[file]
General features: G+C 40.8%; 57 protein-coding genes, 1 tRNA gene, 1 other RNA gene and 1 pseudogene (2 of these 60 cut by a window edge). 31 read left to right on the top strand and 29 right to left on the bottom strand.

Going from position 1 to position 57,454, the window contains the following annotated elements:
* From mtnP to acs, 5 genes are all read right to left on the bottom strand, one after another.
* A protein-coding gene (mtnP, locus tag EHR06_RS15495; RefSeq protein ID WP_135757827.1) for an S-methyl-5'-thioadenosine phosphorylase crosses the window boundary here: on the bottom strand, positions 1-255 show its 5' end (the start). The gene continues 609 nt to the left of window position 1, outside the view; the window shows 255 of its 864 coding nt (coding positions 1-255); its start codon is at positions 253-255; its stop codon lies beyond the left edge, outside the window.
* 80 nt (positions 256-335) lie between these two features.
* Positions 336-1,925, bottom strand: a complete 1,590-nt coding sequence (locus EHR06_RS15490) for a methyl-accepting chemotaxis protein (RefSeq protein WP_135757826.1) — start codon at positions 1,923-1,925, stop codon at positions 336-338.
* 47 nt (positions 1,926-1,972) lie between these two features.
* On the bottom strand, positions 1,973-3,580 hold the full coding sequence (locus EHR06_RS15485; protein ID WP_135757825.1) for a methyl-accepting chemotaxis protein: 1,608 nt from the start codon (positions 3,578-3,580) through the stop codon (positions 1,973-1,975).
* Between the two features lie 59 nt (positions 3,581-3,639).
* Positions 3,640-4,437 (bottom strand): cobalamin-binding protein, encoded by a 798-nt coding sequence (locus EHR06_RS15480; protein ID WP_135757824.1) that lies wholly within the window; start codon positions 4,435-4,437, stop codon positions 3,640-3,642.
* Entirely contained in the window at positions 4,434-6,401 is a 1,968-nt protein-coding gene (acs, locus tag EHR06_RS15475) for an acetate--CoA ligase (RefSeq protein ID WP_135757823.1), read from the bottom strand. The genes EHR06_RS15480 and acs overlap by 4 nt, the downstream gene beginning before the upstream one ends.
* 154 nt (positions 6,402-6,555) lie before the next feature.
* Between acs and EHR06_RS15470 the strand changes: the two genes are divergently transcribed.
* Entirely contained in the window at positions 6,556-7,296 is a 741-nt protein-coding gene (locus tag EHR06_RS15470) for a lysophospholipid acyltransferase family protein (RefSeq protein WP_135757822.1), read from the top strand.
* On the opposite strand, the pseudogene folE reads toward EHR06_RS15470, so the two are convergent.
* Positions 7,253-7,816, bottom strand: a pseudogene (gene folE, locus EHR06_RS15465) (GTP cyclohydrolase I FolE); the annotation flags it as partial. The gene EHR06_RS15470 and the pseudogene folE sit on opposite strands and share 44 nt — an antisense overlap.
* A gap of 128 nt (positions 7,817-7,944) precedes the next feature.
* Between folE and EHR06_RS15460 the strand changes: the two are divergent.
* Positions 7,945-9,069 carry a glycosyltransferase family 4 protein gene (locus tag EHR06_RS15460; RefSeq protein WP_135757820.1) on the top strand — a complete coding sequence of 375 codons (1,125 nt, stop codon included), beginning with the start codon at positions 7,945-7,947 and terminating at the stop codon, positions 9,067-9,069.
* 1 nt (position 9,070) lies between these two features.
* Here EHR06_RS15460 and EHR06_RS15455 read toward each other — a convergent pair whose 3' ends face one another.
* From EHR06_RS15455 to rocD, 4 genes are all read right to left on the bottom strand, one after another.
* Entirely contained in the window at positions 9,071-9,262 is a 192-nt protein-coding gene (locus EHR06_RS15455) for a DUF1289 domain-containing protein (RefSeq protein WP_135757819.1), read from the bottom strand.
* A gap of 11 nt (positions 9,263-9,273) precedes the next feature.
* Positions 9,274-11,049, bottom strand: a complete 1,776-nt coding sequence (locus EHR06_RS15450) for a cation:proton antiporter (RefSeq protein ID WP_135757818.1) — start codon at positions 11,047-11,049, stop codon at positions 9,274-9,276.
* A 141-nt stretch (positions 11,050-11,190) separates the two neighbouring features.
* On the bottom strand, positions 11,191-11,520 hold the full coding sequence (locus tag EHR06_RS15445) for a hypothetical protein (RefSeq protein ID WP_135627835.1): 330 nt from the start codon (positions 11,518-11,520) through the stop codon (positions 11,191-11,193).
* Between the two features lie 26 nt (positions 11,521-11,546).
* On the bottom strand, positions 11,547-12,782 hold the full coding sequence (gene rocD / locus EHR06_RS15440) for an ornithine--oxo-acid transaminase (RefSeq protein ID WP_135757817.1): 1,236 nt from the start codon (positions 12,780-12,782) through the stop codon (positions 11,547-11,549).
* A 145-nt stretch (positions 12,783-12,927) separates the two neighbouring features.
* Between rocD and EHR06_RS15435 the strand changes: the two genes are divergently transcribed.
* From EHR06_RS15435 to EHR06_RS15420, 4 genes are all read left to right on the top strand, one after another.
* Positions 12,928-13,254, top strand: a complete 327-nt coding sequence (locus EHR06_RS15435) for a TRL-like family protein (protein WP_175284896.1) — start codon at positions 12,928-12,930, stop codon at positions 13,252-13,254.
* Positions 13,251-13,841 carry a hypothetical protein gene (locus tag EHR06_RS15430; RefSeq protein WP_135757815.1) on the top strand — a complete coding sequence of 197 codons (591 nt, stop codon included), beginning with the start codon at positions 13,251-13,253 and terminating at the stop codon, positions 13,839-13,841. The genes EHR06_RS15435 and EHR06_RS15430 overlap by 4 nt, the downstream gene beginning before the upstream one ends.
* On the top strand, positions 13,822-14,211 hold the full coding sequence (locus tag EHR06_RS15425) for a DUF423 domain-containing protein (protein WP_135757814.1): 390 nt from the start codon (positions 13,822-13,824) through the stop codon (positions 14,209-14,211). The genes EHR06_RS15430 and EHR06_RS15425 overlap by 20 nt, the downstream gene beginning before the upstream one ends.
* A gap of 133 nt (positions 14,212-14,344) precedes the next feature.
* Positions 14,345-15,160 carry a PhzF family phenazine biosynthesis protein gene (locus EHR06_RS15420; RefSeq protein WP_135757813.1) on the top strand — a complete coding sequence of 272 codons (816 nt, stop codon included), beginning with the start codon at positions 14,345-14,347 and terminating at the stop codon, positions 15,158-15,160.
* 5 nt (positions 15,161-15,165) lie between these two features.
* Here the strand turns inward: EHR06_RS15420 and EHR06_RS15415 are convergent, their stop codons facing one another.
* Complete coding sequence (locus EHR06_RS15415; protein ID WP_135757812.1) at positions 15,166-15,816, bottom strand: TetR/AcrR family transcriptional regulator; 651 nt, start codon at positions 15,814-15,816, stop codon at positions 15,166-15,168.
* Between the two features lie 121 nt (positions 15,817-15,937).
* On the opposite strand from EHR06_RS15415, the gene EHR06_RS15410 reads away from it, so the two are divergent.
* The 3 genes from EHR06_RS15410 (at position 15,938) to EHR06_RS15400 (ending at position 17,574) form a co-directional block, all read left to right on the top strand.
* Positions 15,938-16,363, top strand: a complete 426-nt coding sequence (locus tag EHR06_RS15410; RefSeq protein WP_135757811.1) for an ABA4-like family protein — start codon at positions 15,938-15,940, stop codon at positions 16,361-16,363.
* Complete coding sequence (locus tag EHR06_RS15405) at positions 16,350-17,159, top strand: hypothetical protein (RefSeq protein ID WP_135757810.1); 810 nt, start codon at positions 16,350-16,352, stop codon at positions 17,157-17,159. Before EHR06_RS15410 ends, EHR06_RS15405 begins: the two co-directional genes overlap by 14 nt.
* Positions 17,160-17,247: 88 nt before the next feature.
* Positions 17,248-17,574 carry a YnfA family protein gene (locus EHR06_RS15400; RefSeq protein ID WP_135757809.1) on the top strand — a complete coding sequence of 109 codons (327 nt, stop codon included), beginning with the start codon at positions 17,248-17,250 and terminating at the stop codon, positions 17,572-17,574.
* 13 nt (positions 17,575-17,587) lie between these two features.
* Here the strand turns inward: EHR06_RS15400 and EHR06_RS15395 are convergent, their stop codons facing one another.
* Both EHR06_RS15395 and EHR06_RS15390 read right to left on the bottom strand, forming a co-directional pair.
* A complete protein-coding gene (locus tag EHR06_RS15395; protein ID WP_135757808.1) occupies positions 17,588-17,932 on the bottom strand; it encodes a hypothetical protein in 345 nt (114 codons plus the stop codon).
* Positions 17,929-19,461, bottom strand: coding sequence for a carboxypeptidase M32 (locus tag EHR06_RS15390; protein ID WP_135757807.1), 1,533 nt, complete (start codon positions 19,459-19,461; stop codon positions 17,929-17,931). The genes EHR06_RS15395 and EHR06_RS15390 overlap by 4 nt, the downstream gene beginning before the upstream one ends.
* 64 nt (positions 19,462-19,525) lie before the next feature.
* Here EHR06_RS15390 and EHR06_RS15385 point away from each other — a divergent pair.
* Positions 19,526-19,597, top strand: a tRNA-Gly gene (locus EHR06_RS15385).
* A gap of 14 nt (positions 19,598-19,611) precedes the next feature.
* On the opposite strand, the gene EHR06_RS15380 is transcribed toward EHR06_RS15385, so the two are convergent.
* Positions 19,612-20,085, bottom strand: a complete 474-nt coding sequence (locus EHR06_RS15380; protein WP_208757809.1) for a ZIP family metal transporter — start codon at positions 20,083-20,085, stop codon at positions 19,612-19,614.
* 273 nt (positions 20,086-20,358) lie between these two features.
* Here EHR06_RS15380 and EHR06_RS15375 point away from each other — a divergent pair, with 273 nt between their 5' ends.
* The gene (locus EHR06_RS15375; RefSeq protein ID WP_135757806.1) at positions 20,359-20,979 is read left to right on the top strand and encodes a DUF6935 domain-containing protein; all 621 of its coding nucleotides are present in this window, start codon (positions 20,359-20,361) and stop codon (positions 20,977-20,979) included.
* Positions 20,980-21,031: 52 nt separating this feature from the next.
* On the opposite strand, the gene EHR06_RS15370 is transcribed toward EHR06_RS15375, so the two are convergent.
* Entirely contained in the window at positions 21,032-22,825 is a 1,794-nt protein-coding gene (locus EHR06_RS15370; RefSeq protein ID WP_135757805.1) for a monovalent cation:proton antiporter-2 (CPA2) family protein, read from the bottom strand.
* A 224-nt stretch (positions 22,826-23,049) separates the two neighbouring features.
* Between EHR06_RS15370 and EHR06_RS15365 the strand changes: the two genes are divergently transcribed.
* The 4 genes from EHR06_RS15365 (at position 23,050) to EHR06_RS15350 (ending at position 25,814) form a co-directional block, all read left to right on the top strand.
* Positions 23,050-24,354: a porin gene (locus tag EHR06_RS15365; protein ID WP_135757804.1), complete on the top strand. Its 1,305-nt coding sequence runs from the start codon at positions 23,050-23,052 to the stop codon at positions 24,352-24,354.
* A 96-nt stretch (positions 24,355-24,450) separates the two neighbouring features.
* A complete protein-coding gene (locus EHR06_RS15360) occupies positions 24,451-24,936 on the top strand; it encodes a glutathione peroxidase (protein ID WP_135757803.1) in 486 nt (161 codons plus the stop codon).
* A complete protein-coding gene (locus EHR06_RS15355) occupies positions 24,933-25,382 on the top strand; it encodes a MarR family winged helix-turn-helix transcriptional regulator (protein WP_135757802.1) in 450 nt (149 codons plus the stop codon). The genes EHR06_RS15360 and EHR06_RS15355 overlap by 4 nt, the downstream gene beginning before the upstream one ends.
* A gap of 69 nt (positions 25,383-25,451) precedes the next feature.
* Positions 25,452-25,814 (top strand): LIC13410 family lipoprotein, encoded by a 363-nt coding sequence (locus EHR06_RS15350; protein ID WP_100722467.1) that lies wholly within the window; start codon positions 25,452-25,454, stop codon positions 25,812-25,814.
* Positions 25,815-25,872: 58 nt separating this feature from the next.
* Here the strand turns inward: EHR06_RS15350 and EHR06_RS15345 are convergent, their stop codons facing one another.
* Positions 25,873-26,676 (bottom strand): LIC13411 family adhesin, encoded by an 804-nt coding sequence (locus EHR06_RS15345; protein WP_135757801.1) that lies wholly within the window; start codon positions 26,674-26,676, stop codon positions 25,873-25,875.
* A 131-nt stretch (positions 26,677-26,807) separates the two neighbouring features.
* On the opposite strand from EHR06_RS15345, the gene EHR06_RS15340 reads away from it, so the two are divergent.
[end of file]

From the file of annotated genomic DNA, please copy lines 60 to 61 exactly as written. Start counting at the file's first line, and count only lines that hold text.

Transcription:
* Here EHR06_RS15380 and EHR06_RS15375 point away from each other — a divergent pair, with 273 nt between their 5' ends.
* The gene (locus EHR06_RS15375; RefSeq protein ID WP_135757806.1) at positions 20,359-20,979 is read left to right on the top strand and encodes a DUF6935 domain-containing protein; all 621 of its coding nucleotides are present in this window, start codon (positions 20,359-20,361) and stop codon (positions 20,977-20,979) included.